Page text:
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Monitoring the operational impact of insecticide usage for malaria control on Anopheles funestus from Mozambique



Indoor residual spraying (IRS) has again become popular for malaria control in Africa. This combined with the affirmation by WHO that DDT is appropriate for use in the absence of longer lasting insecticide formulations in some malaria endemic settings, has resulted in an increase in IRS with DDT as a major malaria vector control intervention in Africa. DDT was re-introduced into Mozambique's IRS programme in 2005 and is increasingly becoming the main insecticide used for malaria vector control in Mozambique. The selection of DDT as the insecticide of choice in Mozambique is evidence-based, taking account of the susceptibility of Anopheles funestus to all available insecticide choices, as well as operational costs of spraying.

Previously lambda cyhalothrin had replaced DDT in Mozambique in 1993. However, resistance appeared quickly to this insecticide and, in 2000, the pyrethroid was phased out and the carbamate bendiocarb introduced. Low level resistance was detected by biochemical assay to bendiocarb in 1999 in both An. funestus and Anopheles arabiensis, although this was not evident in WHO bioassays of the same population.


Sentinel sites were established and monitored for insecticide resistance using WHO bioassays. These assays were conducted on 1–3 day old F1 offspring of field collected adult caught An. funestus females to determine levels of insecticide resistance in the malaria vector population. WHO biochemical assays were carried out to determine the frequency of insecticide resistance genes within the same population.


In surveys conducted between 2002 and 2006, low levels of bendiocarb resistance were detected in An. funestus, populations using WHO bioassays. This is probably due to significantly elevated levels of Acetylcholinesterase levels found in the same populations. Pyrethroid resistance was also detected in populations and linked to elevated levels of p450 monooxygenase activity. One site had shown reduction in pyrethroid resistance since the base line in 1999.


Malaria is a major cause of morbidity and mortality in Africa with an estimated 360 million clinical attacks [1] and 1–2 million deaths annually [2]. Malaria vector control relies on the use of effective insecticides, most commonly through indoor residual spraying (IRS) or insecticide-treated nets (ITN). The increased number of reports of insecticide resistant Anopheles species in Africa [3] is a threat to the success of insecticide-based malaria control programmes.

DDT was introduced for malaria control in 1943 [4] and was widely acclaimed due to its impact on reducing morbidity and mortality in malaria naïve troops in endemic regions in World War 2. Due to its success, DDT was rapidly introduced into public health and malaria control campaigns, and was the main insecticide used in the WHO malaria eradication campaign carried out between 1955 to 1969 [5]. Insecticide resistance in the vector is one of the major reasons given for the failure of the WHO campaign [5], but there is little evidence to support this claim in Africa [3, 6].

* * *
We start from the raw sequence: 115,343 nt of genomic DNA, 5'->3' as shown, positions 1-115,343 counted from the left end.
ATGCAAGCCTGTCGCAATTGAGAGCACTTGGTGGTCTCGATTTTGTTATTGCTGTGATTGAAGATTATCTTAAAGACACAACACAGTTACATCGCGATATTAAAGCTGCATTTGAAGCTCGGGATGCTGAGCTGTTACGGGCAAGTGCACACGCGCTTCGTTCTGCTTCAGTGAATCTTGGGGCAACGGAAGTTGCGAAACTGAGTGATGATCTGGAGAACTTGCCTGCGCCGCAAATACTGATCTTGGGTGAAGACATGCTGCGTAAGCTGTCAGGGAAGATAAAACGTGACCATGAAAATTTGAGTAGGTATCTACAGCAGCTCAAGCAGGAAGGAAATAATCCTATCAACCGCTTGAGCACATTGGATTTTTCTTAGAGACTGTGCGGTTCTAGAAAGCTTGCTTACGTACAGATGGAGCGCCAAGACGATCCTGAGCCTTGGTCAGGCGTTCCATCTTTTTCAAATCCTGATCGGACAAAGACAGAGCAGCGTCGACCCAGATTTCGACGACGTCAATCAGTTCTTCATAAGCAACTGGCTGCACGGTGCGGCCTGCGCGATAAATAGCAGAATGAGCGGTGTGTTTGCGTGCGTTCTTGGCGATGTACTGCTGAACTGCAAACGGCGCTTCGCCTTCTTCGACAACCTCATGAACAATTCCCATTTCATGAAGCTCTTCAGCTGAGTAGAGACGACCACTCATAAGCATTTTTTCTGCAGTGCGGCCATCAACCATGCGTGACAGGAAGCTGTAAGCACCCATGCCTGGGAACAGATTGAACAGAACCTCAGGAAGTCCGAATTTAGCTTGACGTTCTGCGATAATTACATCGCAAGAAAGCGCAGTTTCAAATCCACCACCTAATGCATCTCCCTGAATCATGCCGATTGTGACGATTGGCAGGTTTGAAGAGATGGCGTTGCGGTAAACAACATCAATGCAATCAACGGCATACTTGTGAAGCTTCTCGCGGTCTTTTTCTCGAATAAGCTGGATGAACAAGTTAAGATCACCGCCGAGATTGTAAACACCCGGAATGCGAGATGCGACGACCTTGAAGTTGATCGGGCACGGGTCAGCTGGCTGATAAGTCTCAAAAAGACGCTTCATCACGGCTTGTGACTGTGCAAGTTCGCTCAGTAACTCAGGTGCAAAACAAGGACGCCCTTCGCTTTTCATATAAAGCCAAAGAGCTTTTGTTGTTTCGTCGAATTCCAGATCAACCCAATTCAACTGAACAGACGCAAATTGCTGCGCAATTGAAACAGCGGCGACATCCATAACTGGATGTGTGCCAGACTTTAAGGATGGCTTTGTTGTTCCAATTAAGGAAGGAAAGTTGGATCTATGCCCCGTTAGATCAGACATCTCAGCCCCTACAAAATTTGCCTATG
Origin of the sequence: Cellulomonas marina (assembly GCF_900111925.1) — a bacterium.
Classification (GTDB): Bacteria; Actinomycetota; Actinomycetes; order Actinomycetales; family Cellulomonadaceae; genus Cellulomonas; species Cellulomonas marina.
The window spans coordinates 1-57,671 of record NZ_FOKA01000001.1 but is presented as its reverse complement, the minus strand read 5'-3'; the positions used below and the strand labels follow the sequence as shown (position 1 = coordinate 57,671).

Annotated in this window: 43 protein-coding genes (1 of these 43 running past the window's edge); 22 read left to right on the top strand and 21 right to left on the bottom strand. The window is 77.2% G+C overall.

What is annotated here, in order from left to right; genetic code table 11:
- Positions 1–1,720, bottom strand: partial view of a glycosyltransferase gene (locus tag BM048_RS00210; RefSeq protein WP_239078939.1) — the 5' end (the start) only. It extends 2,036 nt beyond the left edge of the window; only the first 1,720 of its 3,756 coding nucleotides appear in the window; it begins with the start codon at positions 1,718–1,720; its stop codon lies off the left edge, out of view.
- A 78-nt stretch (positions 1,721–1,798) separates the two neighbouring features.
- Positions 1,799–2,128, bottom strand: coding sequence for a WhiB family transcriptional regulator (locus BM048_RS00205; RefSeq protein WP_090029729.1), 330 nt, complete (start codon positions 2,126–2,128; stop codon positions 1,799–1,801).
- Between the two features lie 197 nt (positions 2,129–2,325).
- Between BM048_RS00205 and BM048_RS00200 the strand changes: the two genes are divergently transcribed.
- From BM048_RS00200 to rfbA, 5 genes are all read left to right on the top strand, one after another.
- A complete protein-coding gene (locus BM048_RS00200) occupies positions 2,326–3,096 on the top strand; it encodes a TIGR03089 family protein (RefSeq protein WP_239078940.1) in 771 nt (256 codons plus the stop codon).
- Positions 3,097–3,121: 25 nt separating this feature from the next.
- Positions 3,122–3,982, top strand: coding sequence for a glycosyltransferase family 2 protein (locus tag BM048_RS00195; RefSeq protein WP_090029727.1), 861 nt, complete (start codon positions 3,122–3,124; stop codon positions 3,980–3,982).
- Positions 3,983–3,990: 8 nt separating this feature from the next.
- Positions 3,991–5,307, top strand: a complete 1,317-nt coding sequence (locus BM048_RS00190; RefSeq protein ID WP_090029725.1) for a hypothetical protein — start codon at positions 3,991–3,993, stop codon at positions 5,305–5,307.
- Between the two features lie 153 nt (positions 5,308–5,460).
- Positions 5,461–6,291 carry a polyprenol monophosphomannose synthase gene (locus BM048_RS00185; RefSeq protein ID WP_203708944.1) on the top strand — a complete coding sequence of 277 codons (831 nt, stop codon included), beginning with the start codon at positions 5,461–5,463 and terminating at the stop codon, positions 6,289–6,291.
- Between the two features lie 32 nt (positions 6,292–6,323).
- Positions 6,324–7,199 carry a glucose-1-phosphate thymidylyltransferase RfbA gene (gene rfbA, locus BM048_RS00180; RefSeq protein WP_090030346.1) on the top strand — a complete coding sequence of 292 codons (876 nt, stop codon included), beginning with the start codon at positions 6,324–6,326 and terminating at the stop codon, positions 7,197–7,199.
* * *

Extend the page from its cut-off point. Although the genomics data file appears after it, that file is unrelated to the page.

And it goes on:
The use of DDT was reduced from the 1970's with the introduction of pyrethroids. Its use in agriculture ceased internationally in the 1980s and there have been various attempts to ban its use completely since then. The Stockholm Convention on Persistent Organic Pollutants [29] seeks to ban persistent pollutants, including outdoor use of DDT in agriculture. However, due to the beneficial effects of DDT for malaria control the treaty contains an amendment which specifically authorises indoor use of DDT for vector control, subject to certain safeguards.

Pyrethroids, although an excellent insecticide class for controlling malaria, are only available in formulations with an accredited residual life of up to four months, requiring 2–3 rounds of IRS per year in endemic regions, compared to the 1–2 rounds of spray with DDT [7]. Pyrethroids remain the only class of insecticide available for the use on ITNs. As pyrethroid resistance has been selected, several control programmes, including Angola, South Africa, Mozambique and Zambia have reverted back to using DDT.

Early use of DDT also left the potential legacy of cross-resistance between DDT and pyrethroids through alterations in their common target site, the sodium channel [8], known as kdr resistance [9]. Most reports of kdr resistance in Anopheles gambiae come from West Africa where the use of DDT in agriculture probably contributed to the original selection and extensive spread of this resistance mechanism [10]. The only confirmed report in African Anopheles of kdr outside West Africa comes from Kenya, where a different mutation occurs changing the same amino acid residue in the sodium channel [11].

Whether kdr has an operational impact on ITNs has been tested in experimental field trials with conflicting results. An experimental hut trial in Côte d'Ivoire demonstrated a survival advantage for kdr resistant mosquitoes [12] and village randomized trials showed that ITNs continued to prevent malaria despite kdr resistance in the vector population. A recent study in Benin suggests that kdr is capable of undermining ITNs [13]. There is a real need to scale these studies up into malaria control programmes. The impact of kdr on IRS was significant in the malaria control programme on Bioko Island, Equatorial Guinea, as monitored through relative vector density resulting in a change from pyrethroid to carbamate for IRS [14]. Monitoring malaria cases in Kwa-Zulu Natal, South Africa, picked up the failure of pyrethroids in the IRS programme in the 1990s resluslting in DDT being reintroduced [15]. There are no reports of insecticide resistance not affecting an IRS programme.